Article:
Can you describe a typical week in your job?

A typical week in my job entails desktop-based work, including the usual suspects: answering phone calls, attending meetings, preparing and delivering presentations, and writing reports.

I do get to travel out to India every 3-4 months and conduct on-the-ground data collection with our partners over there. That involves conducting biodiversity surveys, interviewing local farmers, and lots of cups of tea!

A big part of my work is to bring different parties together and get them to agree on the work we can deliver. For example, for our biodiversity monitoring surveys in India, I need to get the fashion company and the ecologists in India to agree on what we can and can’t measure on cotton farms. This is usually easier said than done as everyone has their own perspective on what would be the best. My role is to guide everyone to reach a consensus on the best way to meet the project outcomes.


What is the workplace culture like? Please include comments on work-life balance, flexibility, remote working?

At my current employer, Biodiversify, there is a big focus on work-life balance. There is a 34-hour working week with Friday afternoons off. We get to work flexibly outside of our core hours, and all of us are remote so we can work from wherever we want in the UK.

Of course, there are times when it is busy and you may have to get a bit more work done, but the company keenly promotes that people stick to their normal hours as much as possible and take their holidays.

For me personally, working for Proforest and Biodiversify has allowed me to have a better work-life balance than what I had when I was still in academia.


Do people with a PhD frequently get hired in the company/sector?

Absolutely! The deep knowledge and the many transferable skills that come with gaining a PhD are valued by many different organisations within the nature conservation sector.

Having said that, it is usually not required to have a PhD. Work experience is also very much valued.

At the end of the day, often the types of projects you have been working on and the quality of work you have delivered – whether in an academic setting or outside of that – are what really count when you apply for a job, I find.


What are your favourite parts of your job?

My favourite part is to work with our partners in India, and travel out there to do our data collection.


What are your reflections on your career path?

The main thing I have learned so far is that it is helpful if you get to work on something that you are genuinely interested in. It makes it so much easier to deliver really good work!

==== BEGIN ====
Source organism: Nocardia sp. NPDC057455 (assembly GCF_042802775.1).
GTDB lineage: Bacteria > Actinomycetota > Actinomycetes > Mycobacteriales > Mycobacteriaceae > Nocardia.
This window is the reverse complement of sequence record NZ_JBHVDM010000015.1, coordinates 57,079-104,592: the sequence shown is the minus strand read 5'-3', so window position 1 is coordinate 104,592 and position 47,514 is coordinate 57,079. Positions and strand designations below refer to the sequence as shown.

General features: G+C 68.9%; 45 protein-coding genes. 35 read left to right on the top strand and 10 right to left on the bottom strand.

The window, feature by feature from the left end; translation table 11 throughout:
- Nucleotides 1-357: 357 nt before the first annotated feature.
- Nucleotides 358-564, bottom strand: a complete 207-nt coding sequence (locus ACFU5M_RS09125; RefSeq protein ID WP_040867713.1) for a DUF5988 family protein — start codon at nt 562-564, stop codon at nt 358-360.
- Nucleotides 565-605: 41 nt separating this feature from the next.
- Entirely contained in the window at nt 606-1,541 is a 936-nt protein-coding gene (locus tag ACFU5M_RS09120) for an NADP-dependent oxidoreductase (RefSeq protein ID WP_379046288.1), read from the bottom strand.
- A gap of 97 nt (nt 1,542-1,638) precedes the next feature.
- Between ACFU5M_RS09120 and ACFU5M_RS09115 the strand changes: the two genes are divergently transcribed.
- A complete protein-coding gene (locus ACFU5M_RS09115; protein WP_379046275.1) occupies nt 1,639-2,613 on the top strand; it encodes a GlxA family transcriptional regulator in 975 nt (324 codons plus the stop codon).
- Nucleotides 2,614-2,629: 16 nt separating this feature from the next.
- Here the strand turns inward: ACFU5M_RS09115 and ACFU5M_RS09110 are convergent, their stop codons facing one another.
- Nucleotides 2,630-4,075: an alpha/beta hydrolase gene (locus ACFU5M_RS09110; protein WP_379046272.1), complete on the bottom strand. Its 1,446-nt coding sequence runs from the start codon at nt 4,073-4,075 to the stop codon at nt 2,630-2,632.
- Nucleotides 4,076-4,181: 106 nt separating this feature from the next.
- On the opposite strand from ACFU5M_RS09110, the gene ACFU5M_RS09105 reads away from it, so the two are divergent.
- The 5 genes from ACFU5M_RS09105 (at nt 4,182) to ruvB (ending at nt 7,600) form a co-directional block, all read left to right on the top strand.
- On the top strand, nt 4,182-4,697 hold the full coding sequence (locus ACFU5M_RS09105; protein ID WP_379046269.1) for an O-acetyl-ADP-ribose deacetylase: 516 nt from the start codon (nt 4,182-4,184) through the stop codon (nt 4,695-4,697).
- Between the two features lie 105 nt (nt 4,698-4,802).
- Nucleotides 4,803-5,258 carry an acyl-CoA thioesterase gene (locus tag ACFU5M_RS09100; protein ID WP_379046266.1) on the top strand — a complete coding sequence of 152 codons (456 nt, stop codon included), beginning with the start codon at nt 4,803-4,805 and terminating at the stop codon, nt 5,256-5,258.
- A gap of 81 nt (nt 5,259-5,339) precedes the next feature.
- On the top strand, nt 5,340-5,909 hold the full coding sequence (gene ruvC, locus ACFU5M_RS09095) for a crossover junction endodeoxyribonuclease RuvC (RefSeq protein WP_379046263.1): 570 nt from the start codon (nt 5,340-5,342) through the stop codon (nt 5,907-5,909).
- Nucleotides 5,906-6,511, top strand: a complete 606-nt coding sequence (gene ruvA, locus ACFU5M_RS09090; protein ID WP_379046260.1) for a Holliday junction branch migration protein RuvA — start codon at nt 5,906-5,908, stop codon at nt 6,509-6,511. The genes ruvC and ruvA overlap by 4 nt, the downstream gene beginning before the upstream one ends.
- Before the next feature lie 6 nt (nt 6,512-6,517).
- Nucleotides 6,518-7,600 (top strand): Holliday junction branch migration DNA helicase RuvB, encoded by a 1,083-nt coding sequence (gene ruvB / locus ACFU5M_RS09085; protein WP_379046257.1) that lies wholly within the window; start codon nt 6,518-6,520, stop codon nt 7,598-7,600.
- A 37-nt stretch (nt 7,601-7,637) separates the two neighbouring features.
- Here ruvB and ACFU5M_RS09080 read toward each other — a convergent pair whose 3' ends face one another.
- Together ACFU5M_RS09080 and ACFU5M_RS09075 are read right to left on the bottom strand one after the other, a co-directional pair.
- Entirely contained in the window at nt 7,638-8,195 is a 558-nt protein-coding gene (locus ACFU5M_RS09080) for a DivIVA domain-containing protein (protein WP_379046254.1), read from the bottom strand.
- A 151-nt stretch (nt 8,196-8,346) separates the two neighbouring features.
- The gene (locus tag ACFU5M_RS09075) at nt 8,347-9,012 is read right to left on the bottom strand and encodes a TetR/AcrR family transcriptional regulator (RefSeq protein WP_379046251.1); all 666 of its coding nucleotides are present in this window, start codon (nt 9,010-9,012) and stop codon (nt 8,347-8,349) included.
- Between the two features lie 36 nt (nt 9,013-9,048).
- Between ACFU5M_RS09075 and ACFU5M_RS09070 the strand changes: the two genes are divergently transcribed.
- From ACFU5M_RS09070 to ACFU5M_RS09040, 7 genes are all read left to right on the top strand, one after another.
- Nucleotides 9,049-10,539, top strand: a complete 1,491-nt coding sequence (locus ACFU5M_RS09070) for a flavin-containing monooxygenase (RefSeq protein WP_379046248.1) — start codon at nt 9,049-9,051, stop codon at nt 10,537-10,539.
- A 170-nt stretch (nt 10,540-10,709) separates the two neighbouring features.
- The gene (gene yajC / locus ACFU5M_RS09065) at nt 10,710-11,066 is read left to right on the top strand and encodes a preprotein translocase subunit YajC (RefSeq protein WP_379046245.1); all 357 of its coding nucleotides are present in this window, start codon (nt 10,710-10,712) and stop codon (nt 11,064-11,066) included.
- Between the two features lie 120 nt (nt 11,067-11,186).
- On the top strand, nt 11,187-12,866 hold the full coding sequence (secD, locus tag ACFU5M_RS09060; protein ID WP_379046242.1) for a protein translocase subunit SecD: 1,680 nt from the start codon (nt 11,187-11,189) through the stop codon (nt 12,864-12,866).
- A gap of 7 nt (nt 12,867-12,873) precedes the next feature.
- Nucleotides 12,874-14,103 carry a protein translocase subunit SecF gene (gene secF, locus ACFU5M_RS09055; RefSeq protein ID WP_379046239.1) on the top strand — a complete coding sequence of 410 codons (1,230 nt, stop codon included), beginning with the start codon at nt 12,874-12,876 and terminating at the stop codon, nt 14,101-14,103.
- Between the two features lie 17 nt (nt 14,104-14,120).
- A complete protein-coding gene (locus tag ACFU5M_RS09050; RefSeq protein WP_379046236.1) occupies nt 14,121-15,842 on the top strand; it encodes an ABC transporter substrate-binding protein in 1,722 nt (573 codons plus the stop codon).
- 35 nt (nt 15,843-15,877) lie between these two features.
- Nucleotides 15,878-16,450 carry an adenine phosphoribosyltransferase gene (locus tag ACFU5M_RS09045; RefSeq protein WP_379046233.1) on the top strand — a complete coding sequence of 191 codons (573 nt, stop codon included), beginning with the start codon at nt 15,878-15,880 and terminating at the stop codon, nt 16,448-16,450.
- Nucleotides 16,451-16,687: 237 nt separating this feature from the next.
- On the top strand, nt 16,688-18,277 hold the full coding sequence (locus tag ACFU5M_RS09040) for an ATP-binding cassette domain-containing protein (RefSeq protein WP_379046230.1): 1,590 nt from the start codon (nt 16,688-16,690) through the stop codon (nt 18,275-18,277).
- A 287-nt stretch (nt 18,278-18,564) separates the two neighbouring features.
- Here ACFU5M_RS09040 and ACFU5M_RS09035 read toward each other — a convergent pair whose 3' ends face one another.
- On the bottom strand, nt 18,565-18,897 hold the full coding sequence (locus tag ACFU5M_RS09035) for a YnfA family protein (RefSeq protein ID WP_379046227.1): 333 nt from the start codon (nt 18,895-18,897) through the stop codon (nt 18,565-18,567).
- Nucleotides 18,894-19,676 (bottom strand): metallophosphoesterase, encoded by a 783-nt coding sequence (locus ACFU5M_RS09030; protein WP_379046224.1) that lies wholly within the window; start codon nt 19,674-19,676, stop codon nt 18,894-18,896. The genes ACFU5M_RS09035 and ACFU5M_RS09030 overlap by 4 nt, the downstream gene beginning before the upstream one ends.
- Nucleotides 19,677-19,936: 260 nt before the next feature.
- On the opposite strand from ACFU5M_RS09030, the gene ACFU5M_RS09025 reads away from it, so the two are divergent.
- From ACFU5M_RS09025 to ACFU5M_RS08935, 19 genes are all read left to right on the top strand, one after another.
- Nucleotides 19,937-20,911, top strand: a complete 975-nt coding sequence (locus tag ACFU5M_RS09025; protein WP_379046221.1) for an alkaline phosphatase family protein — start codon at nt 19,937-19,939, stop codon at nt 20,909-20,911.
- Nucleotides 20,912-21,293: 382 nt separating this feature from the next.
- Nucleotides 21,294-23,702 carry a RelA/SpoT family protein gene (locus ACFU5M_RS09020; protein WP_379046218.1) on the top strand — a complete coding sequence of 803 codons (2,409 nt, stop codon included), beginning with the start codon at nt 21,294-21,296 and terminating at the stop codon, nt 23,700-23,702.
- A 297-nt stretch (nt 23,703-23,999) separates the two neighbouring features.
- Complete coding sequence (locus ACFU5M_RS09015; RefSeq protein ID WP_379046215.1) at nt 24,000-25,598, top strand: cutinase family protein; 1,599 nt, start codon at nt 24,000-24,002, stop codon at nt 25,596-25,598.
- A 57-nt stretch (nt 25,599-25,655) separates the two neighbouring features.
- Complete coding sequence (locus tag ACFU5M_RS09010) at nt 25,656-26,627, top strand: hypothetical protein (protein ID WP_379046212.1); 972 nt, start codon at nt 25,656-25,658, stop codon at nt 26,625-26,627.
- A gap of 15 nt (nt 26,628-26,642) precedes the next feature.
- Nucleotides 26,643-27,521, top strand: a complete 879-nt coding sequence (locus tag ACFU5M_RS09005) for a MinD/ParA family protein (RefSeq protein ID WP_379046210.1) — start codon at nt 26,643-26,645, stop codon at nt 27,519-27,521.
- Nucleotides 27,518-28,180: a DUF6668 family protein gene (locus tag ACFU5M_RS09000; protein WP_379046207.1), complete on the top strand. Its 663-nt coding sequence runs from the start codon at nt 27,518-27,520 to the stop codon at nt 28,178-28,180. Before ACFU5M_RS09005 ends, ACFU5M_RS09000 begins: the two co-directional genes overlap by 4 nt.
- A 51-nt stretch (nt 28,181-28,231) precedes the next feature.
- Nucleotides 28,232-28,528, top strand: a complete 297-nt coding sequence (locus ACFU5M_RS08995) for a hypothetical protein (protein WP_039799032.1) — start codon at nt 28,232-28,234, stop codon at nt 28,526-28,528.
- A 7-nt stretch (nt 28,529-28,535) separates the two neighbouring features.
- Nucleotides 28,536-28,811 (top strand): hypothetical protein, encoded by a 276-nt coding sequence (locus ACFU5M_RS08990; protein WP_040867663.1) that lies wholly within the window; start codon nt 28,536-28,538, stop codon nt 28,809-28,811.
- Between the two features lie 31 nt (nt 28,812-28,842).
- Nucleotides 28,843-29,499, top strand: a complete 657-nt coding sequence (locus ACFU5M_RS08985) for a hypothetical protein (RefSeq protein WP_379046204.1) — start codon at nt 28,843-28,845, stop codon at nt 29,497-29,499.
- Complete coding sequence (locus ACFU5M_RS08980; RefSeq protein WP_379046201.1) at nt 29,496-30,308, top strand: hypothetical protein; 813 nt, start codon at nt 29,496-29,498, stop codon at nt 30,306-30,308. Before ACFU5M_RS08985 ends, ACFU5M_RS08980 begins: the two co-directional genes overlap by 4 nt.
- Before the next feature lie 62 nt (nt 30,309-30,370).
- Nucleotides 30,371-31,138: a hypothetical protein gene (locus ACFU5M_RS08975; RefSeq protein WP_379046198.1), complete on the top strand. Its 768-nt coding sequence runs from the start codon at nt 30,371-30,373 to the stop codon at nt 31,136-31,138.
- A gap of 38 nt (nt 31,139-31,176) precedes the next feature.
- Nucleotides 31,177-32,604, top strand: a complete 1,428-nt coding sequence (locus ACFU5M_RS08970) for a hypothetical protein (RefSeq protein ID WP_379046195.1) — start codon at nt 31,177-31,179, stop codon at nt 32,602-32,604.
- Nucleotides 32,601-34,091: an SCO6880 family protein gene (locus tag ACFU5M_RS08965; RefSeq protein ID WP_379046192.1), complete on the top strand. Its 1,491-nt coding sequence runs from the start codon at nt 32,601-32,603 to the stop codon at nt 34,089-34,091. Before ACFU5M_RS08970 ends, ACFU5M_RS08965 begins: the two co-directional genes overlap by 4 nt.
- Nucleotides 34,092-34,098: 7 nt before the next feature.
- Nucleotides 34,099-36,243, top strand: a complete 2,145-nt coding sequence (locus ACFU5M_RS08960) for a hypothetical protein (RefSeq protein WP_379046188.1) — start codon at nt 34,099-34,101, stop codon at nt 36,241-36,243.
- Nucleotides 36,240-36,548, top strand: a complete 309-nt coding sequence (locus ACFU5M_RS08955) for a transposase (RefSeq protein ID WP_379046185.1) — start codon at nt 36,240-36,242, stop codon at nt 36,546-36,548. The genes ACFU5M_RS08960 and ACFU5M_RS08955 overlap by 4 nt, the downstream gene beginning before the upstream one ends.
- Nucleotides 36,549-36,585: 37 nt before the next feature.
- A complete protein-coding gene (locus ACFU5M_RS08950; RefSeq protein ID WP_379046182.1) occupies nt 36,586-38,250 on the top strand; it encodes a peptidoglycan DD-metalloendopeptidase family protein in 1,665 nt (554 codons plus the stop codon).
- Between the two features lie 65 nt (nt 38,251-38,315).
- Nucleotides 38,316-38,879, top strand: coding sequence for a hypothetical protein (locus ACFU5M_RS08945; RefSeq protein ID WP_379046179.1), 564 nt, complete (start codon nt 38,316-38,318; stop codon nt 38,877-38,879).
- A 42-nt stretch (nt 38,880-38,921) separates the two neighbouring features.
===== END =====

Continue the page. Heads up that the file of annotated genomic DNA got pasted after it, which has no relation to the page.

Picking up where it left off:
Do you have any advice for current graduate students and postdocs considering a career outside of academia?

The internship I did during my PhD was crucial to getting my first job after I graduated. If you have a chance to do an internship, I would encourage you to do it, and to think carefully about where and when you do your placement. I am happy to chat about this, if you would like to discuss a few ideas with me. Feel free to reach out to me via LinkedIn:


What do you know now that you wish you’d known when exploring a transition?

It is possible to stay in touch with the academic sector, even if your day-to-day job is in a different sector. Within my own job I try to identify opportunities to stay in touch with academia where I can. For example, I have just submitted a proposal to University College London for a Master’s student project that would support a piece of research we are keen to do internally. I am also actively contributing to a meta-analysis on legume sustainability.


Can you recommend any relevant resources, organisations or events that might help somebody new to the sector find out more about it?

Start following relevant people on LinkedIn – a lot of businesses will post their job opportunities online. If you are keen on a career in conservation specifically, check out

Also feel free to reach out – I am happy to have a chat and help out where I can. You can find me on LinkedIn:

Biodiversify is a conservation consultancy that advises a range of private, public and third sector clients who want to act for nature. Our clients are from fashion, food, technology, infrastructure, government and more. We specialise in using cutting edge science to solve complex challenges related to biodiversity and the environment. Collaboration is at the heart of what we do, ensuring that our advice is bespoke and relevant to our clients.

Biodiversify often hires people who have a PhD in nature conservation or related areas. The company uses the latest scientific knowledge, insights and skills to develop the best advice possible for our clients on how to support nature.